Six weeks and the legs went to the dogs! 🙂 I know I haven’t talked about it too much on here (I’ve been playing by the ‘if you don’t have anything nice to say, don’t say anything at all’ rules a bit.) but I injured my foot awhile back and was thus held captive to the cross-training.
Still working to find out exactly what was/is wrong with my foot but it stems from head-diving into all outdoor running when I’d been doing solely treadmill running for over a year. My case is a little odd, the reason I was a gerbil on the ‘mill for so long was because I was a little iffy running on the roads after getting hit by the car.
I pretty much chop-shopped my own little rehab program to even get back to being able to walk and then run (the doctors hadn’t seen/worked on a case like mine before) but I knew where I was and I knew where I wanted to end up…so just head in that direction! Anyways, I went to the treadmill on my road back to running but after so long a runnerchick needs to get some fresh air!
I got a little overzealous, I admit, pressed my luck a bit and my foot had something to say about it. Lesson learned, and learn from my mistakes…do as I say, not as I do, right? Running on the treadmill is a lot more ‘forgiving’ than running on pavement so if you’re making a transition you need to do it gradually.
Anyways, six weeks of burning a hole in the elliptical and let me tell you: BAM that first run back (on the treadmill) was a bit of a sucker-punch to the face. That old saying of ‘use it or lose it’ applies to running, my friends. It’s just funny because it takes awhile for the mind to catch up; mentally you’re used to a certain pace feeling ‘easy’ or at one level of effort but then you need to check yourself when you’re coming back from a running break…even if you’ve been diligent with the cross-training, there is still going to be some work getting back into the swing of things with running.
But don’t get depressed, because the GOOD news is: muscle memory. While your legs will feel like foreign objects at first and be sore, they snap back relatively quickly and you’ll be surprised with the progress. (I am reminding myself of this very thing, we’ve all been through it before) It’s just a matter of mustering up, getting through the transition, and remaining positive…your legs will eventually be returned to you.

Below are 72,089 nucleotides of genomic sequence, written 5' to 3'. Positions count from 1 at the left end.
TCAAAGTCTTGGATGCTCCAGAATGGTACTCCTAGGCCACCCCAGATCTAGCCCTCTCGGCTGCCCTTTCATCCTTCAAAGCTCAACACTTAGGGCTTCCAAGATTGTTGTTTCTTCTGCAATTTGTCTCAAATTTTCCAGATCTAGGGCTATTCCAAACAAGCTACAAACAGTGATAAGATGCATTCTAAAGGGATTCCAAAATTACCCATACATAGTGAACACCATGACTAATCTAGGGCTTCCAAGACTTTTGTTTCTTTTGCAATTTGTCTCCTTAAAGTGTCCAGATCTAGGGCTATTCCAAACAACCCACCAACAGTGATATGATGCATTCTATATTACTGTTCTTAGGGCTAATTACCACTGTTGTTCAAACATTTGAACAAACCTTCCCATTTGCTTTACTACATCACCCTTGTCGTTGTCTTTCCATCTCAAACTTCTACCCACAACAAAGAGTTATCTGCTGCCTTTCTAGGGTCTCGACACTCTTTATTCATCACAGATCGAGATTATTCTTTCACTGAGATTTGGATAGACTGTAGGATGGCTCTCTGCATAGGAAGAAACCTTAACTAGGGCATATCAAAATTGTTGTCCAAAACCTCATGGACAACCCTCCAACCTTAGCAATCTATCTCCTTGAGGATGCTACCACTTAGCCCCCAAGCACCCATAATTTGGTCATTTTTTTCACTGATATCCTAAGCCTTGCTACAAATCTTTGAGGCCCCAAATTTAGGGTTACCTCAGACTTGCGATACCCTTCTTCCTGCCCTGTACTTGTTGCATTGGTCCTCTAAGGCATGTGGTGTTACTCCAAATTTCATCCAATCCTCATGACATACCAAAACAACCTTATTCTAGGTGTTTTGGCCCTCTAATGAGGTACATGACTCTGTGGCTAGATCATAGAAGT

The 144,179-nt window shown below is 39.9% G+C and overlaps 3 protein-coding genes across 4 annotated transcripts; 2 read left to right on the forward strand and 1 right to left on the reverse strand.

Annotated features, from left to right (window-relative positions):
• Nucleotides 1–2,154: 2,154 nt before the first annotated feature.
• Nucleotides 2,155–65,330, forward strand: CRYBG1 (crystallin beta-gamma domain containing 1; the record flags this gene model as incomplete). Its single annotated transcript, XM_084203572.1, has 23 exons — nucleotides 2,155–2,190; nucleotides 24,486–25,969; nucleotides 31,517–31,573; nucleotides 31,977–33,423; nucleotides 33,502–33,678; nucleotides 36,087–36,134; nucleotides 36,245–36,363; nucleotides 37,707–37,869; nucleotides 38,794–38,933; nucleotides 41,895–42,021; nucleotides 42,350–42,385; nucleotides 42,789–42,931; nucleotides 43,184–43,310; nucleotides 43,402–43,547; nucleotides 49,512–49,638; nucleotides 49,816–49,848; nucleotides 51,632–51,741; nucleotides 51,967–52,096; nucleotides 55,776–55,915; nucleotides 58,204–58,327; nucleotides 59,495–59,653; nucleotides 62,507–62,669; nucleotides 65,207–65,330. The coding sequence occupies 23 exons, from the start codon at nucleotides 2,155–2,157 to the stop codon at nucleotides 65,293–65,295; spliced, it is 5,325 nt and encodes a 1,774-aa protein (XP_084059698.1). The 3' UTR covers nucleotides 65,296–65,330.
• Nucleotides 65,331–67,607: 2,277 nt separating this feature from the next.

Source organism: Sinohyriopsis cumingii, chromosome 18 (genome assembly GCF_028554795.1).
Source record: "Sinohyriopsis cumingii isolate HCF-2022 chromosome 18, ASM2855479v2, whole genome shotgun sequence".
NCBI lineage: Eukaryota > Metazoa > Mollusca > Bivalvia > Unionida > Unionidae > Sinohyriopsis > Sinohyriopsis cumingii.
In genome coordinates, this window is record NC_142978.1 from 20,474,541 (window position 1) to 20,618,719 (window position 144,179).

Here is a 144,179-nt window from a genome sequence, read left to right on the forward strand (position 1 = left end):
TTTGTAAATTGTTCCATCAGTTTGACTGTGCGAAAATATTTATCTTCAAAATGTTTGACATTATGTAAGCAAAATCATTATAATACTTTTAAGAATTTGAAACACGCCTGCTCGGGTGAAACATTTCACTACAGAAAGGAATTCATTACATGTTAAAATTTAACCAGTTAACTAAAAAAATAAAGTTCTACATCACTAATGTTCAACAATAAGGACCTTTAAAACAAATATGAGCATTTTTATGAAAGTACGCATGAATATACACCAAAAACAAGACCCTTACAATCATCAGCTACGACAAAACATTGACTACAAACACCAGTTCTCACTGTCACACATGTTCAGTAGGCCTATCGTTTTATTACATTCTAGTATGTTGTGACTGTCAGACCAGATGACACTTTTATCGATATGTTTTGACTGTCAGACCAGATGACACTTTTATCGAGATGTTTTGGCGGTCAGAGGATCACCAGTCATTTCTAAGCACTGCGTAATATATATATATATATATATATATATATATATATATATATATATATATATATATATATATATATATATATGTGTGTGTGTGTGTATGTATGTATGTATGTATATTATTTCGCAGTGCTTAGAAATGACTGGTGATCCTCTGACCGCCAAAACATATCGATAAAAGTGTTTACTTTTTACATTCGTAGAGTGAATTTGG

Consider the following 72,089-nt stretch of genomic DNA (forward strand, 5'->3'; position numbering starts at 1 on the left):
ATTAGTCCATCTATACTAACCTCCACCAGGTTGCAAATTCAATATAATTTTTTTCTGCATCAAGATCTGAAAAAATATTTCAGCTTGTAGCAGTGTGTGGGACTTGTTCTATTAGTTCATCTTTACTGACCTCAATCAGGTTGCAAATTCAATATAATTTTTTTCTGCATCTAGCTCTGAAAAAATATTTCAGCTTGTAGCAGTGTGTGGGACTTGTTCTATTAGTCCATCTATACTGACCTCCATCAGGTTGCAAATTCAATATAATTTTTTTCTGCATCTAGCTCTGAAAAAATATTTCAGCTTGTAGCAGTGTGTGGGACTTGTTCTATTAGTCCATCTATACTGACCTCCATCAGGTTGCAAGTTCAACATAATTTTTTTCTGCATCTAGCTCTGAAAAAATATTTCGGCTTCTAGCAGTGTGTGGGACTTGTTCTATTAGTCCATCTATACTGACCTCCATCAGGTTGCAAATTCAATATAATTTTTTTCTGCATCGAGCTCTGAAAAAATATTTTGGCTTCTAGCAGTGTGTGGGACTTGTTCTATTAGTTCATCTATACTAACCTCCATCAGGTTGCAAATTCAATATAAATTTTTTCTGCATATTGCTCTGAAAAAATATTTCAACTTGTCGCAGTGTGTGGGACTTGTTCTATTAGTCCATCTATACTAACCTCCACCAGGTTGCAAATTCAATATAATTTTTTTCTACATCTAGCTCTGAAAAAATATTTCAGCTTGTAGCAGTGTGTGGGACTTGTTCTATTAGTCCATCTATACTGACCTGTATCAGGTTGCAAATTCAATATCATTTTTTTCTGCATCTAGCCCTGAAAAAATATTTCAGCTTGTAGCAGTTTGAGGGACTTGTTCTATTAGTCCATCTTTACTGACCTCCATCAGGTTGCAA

Even in the short time I’ve been getting some easy runs under my belt I’ve seen improvement…this morning I did a short/easy fartlek on the treadmill (I’m going to heed my own advice and start back on the treadmill for now) and while I was hardly on world record pace I was able to get the old legs moving and the endorphins rolling…and even better news I didn’t fly off the back end of the treadmill. 🙂
In closing, I’m hardly out of the woods yet, I’m still supplementing with cross-training but my message is simple: injuries bite the big one, but they are a necessary evil as I’ve said a million times. My biggest advice though is to allow some venting (keep it minimal and give yourself a time limit of wallowing), but stay positive and keep plugging away…and then do your cross-training. I tell you, if I had done nothing for six weeks the legs would have been ravaged by the dogs and not just bitten. 😉
1) Why is it that the first few miles back running after an injury are both euphoric but excruciating?
Happiness is from the mental relief, the pain are your legs revolting…that’s why I was grimacing like that, it was a smile on the inside. 🙂
2) Your go-to cross-training and how do you keep it interesting/effective?
Elliptical and intervals.
3) When on the final few intervals of a workout, what is your mental trick to keep on plowing through to the end?
Tell myself I’ve only got one more, break down the interval in my mind and think ‘only 30 seconds more’, and pick a point ahead of me and zone in on nothing else.